From the Editor. Public profession of faith stands at the center of the church’s ministry. The Ordained Servant archives yield three articles on this subject published in 2002 and one in 2005 (see below). Over a year ago Pastor Ken Golden sent me his excellent booklet "The OPC Class," used in preparation for membership in his congregation. Because many pastors have developed similar booklets, and due to its length, it is not suitable for publication in these pages. However, Ken has written a fine article to remind us of the importance of thorough preparation for communicant membership in the visible church: "How Much Catechesis? The Case for a Maximalist Approach to Membership Classes." In light of the general ignorance of the Bible that is characteristic of our times, it behooves us to takes this subject seriously.
For those who may not have public profession booklets available, I have provided PDF versions of Ken’s booklet, "The OPC Class" [note: deleted 2015 at the author's request], as well as my own, first written in 1982, first published in electronic form in 1998, and revised several times since: "Making A Good Profession: A Course in Basic Christian Faith and Practice in Preparation for Making Public Profession of Faith." I have also included a booklet, perhaps not as common in our churches, written for covenant youth, generally under the age of sixteen: "Jesus Is My Lord and Savior: Public Profession for Covenant Youth."
After becoming a communicant member of Christ’s church, then what? Pastor Joel Beeke ably addresses this question in his article "Marks of a Faithful Church Member." This would make an excellent handout at the conclusion of a membership class.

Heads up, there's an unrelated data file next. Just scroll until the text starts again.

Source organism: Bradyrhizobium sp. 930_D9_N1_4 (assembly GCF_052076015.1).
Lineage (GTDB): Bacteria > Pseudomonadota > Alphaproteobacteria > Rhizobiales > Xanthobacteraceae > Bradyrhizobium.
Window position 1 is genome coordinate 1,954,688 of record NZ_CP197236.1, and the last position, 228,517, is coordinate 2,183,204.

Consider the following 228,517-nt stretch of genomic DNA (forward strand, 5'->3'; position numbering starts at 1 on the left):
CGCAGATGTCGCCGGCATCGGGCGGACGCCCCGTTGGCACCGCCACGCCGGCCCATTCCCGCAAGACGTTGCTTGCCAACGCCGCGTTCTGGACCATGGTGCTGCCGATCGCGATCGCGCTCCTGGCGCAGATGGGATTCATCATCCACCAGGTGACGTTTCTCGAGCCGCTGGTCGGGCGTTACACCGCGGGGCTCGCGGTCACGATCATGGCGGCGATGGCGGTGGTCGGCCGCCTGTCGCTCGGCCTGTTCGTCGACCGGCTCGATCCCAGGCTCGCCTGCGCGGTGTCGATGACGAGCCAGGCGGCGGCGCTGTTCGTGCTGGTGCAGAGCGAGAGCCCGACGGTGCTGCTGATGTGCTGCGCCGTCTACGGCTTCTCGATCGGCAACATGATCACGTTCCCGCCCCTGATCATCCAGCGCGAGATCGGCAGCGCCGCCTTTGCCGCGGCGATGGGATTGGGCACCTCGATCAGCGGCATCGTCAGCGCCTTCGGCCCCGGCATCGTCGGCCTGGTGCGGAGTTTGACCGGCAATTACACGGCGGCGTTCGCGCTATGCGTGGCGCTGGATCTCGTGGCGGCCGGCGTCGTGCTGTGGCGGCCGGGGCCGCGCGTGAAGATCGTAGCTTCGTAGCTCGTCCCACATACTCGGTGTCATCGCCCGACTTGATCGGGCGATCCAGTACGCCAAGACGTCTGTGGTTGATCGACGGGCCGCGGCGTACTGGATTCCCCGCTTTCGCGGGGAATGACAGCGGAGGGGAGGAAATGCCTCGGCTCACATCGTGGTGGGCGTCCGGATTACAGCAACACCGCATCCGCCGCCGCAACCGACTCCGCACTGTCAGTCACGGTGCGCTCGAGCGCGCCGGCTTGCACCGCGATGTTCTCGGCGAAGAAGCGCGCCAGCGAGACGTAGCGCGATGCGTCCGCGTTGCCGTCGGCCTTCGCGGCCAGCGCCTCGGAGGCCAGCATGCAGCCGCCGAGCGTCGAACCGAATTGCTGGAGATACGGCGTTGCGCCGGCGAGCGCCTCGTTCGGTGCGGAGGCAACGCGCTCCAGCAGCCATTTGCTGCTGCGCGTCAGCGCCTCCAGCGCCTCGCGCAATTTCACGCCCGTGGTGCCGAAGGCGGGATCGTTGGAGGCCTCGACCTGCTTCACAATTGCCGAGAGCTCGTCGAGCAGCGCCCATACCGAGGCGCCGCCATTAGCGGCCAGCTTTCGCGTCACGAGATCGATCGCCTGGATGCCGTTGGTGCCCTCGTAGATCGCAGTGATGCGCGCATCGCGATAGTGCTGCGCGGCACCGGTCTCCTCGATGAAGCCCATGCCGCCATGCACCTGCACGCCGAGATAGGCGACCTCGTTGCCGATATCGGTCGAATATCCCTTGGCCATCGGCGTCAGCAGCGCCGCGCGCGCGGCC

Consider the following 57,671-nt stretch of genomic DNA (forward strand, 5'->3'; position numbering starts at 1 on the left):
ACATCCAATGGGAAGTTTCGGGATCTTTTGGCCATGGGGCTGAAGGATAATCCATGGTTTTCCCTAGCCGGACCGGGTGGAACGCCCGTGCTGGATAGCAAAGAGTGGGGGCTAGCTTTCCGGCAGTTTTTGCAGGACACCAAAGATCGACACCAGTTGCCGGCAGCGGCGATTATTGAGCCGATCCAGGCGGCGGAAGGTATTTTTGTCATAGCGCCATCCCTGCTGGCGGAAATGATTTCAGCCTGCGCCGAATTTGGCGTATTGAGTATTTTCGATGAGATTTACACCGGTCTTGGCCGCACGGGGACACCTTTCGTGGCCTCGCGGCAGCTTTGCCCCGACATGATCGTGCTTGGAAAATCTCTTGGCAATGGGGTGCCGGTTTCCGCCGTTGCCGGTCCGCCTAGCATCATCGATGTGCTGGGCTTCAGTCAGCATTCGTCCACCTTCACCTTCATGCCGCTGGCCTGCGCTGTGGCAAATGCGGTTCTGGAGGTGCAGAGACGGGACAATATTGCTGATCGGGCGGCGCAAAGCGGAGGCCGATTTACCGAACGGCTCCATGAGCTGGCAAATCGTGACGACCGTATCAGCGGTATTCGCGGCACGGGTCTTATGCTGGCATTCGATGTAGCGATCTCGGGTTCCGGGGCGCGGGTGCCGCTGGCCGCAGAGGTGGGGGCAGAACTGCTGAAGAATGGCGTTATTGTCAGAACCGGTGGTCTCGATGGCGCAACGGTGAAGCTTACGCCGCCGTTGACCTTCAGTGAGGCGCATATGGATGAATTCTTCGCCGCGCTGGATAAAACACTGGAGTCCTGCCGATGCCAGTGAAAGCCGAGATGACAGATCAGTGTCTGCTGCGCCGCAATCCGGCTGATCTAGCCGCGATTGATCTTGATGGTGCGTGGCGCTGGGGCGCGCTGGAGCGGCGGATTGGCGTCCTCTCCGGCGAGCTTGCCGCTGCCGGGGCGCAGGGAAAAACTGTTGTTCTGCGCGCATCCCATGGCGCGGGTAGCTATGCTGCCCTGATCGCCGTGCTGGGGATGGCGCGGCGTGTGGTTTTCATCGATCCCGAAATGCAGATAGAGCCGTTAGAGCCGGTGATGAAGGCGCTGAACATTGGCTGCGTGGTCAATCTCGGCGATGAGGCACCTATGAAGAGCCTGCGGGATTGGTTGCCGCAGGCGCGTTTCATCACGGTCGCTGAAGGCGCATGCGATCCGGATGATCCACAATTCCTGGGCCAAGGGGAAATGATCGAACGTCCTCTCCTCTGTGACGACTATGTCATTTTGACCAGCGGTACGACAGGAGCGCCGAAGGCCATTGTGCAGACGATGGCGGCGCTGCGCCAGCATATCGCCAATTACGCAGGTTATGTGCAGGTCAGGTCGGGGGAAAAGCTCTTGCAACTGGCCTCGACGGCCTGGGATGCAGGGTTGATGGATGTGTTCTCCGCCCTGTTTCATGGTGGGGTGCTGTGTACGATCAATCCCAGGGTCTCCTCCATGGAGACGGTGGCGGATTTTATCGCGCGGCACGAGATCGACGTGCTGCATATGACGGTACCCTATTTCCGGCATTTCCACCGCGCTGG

Wayne Sparkman, my old friend and Westminster Theological Seminary classmate, and director of the PCA Historical Center in St. Louis, provides us with a thorough review of Confident of Better Things: Essays Commemorating Seventy-Five Years of the Orthodox Presbyterian Church.
Finally, our poet of the month is a little known eighteenth-century American poet, Phillis Wheatley. Born in Boston, she was a slave child of seven or eight and sold to John and Susanna Wheatley in Boston on July 11, 1761. It was not common for American women to be published in those days; but it was especially uncommon for children of slaves to be educated at all. Her gift of writing poetry was encouraged by her owners, who taught Phillis to read and write, with her first poem being published at the age of twelve," On Messrs. Hussey and Coffin." Phillis's popularity as a poet both in the United States and England ultimately brought her freedom from slavery on October 18, 1773. Her sacred verse is a treasure to be enjoyed.
Blessings in the Lamb,
From the Archives "COMMUNICANT CHURCH MEMBERSHIP"
Ordained Servant exists to help encourage, inform, and equip church officers for faithful, effective, and God glorifying ministry in the visible church of the Lord Jesus Christ. Its primary audience is ministers, elders, and deacons of the Orthodox Presbyterian Church, as well as interested officers from other Presbyterian and Reformed churches. Through high quality editorials, articles, and book reviews we endeavor to stimulate clear thinking and the consistent practice of historic, confessional Presbyterianism.